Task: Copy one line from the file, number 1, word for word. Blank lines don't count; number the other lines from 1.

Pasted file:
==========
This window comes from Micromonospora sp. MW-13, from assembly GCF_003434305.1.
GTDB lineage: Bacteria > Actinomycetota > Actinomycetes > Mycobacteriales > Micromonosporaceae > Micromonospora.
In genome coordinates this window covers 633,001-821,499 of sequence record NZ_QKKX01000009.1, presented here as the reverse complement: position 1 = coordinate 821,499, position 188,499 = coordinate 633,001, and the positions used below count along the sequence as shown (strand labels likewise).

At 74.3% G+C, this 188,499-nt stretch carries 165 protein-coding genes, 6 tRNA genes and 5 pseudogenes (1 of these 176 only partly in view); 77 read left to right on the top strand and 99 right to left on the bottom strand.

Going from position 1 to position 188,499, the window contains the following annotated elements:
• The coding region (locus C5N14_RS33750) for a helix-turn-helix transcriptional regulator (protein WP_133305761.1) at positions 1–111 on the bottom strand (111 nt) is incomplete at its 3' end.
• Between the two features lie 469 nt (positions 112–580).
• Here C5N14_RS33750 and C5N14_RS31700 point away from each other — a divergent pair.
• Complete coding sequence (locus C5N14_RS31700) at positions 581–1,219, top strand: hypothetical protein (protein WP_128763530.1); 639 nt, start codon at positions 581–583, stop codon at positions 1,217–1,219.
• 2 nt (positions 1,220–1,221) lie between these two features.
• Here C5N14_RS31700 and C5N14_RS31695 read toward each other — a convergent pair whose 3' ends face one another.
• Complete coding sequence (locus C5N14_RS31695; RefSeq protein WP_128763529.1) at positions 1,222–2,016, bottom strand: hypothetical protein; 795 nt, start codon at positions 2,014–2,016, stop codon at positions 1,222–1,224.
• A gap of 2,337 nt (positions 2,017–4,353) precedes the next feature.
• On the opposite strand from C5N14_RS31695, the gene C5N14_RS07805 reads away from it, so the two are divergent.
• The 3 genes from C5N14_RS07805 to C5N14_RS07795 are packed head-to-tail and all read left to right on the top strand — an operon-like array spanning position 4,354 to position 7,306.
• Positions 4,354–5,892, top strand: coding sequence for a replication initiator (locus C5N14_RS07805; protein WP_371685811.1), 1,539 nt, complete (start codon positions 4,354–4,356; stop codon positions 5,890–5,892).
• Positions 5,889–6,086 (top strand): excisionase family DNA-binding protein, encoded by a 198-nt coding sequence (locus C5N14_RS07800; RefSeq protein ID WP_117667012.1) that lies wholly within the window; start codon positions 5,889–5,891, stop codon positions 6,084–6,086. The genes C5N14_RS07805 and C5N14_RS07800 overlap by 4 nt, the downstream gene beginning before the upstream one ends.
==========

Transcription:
This window comes from Micromonospora sp. MW-13, from assembly GCF_003434305.1.